We noticed this had not posted correctly so here it is.
The Arizona Supreme Court holds a design professional separately hired by a contractor owes no duty to the owner of the property. Easy enough. The trial court and the court of appeals both reached this same conclusion. The foreseeability analysis discussed in Donnelly is no longer good law.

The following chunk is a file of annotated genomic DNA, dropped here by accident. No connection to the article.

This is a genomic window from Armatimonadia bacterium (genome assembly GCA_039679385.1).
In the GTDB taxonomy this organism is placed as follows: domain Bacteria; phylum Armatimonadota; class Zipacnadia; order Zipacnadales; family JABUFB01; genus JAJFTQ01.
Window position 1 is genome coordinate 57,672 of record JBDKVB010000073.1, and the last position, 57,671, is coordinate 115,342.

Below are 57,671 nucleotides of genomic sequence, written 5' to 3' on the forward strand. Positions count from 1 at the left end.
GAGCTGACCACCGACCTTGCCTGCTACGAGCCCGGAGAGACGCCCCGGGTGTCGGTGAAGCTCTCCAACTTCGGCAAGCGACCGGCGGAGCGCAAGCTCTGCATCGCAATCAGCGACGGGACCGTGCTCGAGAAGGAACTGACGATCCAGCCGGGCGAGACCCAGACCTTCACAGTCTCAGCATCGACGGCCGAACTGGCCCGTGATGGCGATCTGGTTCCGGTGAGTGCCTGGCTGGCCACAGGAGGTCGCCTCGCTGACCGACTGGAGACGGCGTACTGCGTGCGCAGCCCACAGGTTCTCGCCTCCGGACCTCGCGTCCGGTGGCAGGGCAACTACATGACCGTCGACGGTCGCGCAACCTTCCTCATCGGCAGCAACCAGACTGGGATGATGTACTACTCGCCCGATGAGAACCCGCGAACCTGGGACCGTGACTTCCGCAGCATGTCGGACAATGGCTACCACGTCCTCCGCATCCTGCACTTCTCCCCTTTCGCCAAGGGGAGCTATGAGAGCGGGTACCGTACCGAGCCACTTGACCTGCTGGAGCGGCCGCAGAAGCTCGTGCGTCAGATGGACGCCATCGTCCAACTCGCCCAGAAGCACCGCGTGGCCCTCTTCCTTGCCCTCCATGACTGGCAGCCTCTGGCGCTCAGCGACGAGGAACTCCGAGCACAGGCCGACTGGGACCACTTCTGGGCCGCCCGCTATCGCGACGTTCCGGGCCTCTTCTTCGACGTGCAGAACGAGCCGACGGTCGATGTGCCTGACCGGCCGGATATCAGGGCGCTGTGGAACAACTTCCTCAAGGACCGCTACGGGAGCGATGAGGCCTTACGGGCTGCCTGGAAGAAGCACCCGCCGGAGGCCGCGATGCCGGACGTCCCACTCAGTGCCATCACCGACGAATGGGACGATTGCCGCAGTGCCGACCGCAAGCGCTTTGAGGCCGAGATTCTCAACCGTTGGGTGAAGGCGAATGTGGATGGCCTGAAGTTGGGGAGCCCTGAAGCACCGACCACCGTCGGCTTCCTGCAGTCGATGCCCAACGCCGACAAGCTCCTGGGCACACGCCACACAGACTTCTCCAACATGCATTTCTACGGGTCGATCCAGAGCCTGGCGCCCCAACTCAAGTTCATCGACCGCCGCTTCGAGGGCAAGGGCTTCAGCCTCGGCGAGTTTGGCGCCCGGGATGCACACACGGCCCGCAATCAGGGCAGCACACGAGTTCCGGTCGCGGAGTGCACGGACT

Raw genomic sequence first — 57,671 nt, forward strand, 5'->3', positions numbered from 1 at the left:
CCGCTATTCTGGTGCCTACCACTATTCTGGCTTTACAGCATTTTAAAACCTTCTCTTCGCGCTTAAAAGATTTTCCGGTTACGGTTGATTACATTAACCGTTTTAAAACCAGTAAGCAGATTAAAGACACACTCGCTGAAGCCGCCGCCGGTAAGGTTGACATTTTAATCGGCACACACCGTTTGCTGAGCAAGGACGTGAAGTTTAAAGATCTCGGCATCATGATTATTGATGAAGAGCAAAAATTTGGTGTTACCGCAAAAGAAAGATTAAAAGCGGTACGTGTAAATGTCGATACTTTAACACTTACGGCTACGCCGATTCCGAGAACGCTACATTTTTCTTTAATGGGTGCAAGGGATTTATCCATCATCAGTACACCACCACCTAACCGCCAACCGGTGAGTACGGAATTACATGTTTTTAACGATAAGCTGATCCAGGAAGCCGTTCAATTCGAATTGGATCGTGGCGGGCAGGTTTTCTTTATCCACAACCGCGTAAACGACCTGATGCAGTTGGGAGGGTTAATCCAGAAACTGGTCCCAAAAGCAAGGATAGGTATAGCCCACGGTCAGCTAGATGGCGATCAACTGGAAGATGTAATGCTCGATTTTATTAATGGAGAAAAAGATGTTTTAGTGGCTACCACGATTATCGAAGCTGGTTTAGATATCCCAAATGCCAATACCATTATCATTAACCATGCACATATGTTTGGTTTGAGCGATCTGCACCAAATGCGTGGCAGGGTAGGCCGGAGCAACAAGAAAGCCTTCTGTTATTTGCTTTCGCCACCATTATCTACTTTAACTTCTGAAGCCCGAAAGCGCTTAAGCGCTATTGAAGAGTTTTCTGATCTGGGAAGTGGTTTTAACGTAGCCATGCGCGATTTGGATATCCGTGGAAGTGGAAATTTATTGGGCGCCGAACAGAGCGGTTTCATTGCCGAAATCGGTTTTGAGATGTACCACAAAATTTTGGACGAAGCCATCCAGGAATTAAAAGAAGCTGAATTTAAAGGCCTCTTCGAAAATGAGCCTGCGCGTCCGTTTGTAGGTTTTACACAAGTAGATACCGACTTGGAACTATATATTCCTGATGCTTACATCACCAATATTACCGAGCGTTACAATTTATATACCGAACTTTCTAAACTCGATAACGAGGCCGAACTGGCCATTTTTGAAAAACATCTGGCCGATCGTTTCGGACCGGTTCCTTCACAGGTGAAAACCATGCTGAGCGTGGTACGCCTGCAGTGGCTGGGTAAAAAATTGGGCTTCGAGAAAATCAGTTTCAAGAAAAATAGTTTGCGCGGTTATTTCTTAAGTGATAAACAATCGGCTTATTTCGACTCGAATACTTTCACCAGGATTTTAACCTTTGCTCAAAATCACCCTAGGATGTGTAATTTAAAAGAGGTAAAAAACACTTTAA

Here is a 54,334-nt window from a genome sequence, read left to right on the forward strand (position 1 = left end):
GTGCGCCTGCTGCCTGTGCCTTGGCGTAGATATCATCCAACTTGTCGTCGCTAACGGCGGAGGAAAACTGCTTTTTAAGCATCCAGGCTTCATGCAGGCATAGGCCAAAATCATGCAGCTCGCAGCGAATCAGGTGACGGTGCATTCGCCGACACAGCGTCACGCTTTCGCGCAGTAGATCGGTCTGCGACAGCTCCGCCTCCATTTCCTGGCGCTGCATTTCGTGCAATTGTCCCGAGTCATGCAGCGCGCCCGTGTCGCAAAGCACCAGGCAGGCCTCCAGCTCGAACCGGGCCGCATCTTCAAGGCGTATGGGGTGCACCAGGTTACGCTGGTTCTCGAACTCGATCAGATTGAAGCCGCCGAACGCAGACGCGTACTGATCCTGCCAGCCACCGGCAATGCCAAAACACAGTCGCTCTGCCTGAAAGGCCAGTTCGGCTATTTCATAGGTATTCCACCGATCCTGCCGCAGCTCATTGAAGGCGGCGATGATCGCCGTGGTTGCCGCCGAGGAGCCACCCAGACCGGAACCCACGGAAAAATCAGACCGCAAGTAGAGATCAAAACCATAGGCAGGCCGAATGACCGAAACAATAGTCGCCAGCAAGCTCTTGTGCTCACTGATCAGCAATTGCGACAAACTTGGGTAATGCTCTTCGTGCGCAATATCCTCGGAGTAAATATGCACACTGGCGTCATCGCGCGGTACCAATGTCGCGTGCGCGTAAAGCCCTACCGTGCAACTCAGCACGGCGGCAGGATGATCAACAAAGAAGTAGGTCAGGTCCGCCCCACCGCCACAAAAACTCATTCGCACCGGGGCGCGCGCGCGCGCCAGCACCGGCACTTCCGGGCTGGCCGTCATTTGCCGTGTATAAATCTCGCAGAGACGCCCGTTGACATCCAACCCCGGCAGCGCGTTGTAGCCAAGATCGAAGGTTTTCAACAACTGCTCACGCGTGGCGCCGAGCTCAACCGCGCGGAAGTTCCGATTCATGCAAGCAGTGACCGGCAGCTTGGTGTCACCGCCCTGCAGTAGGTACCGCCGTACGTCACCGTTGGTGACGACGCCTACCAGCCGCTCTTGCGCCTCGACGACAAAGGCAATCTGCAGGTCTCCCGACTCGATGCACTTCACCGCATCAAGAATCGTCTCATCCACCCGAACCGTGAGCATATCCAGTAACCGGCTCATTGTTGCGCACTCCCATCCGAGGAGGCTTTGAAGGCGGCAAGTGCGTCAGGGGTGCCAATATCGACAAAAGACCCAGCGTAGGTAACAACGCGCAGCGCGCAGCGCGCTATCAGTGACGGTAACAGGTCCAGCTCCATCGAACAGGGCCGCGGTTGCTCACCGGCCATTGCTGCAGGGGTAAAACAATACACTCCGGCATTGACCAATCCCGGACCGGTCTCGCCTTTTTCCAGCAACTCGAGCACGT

This opinion has a distracting style. There are seven justices on our supreme court and each writes differently. When one justice comments on another’s draft opinion, judicial etiquette is not to comment on matters of style. Style receives little attention. Law clerks rarely possess mature legal writing ability, and judicial opinions are not law review articles.a few modest Here are a few suggestions. First, when referring to the earlier Donnelly opinion, using “our holding” or “we held” is awkward. Donnelly was decided 38 years ago. The “we” is better used when speaking for the court today or what the law still is. When referring to prior decisions and distancing from those cases, perhaps use “the court” or even “this court.” Second, a sentence is not a paragraph even when tacking a citation on the end. If an opinion needs to have headings – most short opinions never do– then use headings. Third, placing commentary in string citations is distracting and confusing. Fourth, scattered throughout this opinion are unnecessary prepositional phrases. Good advice from Judge Ruggero Aldisert in his legal opinion writing book: “Examine each sentence word for word, phrase by phrase and clause by clause to see what can be cut.” Finally, this opinion ends, as none should, with dicta suggesting other possibilities for relief. This leaves us wondering. We wonder what an “assignment of liability” means and whether the “third-party beneficiary doctrine” may be useful in some other case. We wonder what, if anything, was newly decided.